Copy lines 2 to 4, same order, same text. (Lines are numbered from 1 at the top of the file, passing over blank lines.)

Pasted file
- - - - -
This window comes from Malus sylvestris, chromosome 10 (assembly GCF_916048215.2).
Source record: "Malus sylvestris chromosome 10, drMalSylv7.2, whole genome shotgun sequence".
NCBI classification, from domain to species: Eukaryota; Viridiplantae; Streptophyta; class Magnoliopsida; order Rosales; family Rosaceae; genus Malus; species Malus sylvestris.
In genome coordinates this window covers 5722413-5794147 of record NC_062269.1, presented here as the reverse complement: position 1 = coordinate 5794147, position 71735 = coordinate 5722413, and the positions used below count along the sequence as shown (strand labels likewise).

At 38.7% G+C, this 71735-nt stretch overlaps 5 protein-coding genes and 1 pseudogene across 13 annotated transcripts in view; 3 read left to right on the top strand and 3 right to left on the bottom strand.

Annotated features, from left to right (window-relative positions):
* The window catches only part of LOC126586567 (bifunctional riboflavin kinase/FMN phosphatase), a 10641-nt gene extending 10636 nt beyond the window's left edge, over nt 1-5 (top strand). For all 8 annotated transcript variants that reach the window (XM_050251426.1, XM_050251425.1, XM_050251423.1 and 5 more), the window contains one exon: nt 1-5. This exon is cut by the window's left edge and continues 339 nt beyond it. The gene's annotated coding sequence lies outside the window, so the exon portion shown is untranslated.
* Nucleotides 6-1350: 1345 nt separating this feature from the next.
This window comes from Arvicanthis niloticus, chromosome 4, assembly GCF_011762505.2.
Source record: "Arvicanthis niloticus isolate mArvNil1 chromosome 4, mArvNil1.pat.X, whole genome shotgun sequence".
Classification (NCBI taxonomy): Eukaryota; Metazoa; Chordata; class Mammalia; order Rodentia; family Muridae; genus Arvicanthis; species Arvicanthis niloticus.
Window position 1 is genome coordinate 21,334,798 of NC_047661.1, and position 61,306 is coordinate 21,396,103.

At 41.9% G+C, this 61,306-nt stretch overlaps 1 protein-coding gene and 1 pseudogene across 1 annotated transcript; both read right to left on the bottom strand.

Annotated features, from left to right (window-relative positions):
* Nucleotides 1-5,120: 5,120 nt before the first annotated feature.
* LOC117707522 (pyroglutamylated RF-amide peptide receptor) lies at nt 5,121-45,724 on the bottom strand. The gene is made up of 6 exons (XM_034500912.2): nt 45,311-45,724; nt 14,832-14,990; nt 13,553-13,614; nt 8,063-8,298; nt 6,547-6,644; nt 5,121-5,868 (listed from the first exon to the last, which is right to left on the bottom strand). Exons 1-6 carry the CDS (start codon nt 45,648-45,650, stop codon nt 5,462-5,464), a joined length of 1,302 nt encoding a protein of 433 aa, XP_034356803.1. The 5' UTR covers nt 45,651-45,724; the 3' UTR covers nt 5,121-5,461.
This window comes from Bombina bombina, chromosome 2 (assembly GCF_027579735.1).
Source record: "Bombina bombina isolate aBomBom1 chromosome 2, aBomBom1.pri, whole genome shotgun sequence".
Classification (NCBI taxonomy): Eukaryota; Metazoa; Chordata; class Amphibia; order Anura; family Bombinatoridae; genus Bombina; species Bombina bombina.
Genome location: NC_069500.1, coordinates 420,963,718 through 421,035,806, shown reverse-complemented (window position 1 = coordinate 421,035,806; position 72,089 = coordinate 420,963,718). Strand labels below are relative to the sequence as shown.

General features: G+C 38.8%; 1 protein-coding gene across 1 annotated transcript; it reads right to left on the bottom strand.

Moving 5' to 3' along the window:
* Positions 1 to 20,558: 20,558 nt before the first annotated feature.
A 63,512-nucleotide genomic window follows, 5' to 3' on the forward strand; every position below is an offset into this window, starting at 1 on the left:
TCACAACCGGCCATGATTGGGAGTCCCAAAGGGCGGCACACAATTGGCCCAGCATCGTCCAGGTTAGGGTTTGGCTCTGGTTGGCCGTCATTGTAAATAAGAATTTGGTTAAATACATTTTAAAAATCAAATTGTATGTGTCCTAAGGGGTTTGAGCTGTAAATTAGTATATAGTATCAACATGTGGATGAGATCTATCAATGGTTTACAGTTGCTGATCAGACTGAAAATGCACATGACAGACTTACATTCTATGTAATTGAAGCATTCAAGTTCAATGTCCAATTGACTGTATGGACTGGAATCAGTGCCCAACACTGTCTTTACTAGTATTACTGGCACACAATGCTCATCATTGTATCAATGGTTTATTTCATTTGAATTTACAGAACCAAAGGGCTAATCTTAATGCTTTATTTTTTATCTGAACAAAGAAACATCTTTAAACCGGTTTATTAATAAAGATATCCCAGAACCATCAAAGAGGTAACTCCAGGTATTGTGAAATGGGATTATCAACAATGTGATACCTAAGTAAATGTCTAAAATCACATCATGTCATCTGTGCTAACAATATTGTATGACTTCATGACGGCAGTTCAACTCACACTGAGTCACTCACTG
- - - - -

Source record: "Malus sylvestris chromosome 10, drMalSylv7.2, whole genome shotgun sequence".
NCBI classification, from domain to species: Eukaryota; Viridiplantae; Streptophyta; class Magnoliopsida; order Rosales; family Rosaceae; genus Malus; species Malus sylvestris.
In genome coordinates this window covers 5722413-5794147 of record NC_062269.1, presented here as the reverse complement: position 1 = coordinate 5794147, position 71735 = coordinate 5722413, and the positions used below count along the sequence as shown (strand labels likewise).